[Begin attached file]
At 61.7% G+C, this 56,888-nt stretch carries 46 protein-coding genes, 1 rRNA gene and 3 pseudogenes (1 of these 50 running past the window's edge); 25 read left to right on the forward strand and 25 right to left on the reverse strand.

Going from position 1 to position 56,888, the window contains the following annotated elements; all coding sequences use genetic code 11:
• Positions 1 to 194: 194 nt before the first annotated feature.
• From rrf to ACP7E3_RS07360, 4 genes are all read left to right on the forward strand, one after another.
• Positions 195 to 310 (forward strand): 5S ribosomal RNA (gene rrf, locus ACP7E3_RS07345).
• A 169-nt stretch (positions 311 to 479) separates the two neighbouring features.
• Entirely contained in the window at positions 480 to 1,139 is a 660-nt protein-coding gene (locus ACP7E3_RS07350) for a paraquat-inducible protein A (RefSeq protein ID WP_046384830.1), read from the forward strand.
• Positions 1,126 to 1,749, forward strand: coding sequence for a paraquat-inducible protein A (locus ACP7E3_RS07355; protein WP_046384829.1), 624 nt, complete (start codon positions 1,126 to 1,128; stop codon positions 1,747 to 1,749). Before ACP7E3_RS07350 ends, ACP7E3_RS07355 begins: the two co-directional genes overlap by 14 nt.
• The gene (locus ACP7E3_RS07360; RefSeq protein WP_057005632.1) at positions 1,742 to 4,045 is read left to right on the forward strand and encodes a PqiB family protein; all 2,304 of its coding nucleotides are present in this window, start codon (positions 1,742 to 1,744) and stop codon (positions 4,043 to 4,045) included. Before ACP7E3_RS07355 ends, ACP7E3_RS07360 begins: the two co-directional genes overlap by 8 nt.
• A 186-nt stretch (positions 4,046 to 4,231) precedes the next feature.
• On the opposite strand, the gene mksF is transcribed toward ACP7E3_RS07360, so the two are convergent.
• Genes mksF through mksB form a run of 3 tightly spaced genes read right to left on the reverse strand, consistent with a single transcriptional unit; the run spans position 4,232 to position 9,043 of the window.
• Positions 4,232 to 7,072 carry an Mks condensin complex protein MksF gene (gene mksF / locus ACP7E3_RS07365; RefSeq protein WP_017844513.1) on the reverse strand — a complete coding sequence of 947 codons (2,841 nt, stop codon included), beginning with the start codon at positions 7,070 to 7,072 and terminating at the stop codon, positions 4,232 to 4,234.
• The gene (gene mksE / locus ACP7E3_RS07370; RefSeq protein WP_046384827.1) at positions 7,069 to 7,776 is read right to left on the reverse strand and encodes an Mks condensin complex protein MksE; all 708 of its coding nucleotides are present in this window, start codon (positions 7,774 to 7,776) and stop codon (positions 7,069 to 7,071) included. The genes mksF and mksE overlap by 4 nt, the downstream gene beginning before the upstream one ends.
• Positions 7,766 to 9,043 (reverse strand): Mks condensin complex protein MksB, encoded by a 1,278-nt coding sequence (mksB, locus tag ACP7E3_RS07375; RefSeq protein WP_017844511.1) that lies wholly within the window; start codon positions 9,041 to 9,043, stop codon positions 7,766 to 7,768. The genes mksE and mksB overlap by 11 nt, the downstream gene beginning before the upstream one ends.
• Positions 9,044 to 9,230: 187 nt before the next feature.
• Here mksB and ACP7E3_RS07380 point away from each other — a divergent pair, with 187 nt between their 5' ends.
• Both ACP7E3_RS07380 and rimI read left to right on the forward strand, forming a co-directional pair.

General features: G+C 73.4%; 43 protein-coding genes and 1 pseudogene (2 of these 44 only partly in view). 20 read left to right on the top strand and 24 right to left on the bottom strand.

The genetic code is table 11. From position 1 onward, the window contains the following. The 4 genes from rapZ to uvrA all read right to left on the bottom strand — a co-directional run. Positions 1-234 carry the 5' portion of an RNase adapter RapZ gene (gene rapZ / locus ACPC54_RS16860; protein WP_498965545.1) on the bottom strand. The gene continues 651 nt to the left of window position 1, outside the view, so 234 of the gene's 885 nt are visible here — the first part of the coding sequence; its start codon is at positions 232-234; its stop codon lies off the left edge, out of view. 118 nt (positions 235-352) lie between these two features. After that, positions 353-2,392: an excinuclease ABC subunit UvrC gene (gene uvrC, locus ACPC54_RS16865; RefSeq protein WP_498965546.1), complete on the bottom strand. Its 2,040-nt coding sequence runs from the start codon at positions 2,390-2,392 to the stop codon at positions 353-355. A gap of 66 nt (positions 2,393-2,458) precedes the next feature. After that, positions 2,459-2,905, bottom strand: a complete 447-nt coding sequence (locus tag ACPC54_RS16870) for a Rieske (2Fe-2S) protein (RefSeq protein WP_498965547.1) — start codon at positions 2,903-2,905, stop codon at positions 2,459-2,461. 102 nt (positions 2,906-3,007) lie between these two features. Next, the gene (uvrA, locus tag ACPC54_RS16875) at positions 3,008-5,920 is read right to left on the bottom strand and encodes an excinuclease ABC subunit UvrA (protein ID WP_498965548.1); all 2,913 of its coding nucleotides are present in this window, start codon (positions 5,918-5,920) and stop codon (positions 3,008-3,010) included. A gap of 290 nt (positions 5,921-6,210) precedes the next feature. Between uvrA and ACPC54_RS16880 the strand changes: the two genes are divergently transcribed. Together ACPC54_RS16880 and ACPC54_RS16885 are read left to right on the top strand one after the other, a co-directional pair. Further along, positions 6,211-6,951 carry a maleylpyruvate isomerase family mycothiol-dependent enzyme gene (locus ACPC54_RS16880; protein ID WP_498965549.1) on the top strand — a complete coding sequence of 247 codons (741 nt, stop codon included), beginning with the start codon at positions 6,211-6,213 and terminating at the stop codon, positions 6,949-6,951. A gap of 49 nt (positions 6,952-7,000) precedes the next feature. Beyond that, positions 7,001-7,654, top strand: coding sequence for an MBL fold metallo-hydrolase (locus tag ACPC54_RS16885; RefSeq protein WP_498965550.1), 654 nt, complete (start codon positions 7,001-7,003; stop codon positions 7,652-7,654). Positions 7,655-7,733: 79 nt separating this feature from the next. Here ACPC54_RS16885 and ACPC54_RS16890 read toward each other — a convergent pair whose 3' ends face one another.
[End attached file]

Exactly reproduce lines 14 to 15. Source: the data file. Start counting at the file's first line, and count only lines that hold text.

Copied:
• The gene (gene mksE / locus ACP7E3_RS07370; RefSeq protein WP_046384827.1) at positions 7,069 to 7,776 is read right to left on the reverse strand and encodes an Mks condensin complex protein MksE; all 708 of its coding nucleotides are present in this window, start codon (positions 7,774 to 7,776) and stop codon (positions 7,069 to 7,071) included. The genes mksF and mksE overlap by 4 nt, the downstream gene beginning before the upstream one ends.
• Positions 7,766 to 9,043 (reverse strand): Mks condensin complex protein MksB, encoded by a 1,278-nt coding sequence (mksB, locus tag ACP7E3_RS07375; RefSeq protein WP_017844511.1) that lies wholly within the window; start codon positions 9,041 to 9,043, stop codon positions 7,766 to 7,768. The genes mksE and mksB overlap by 11 nt, the downstream gene beginning before the upstream one ends.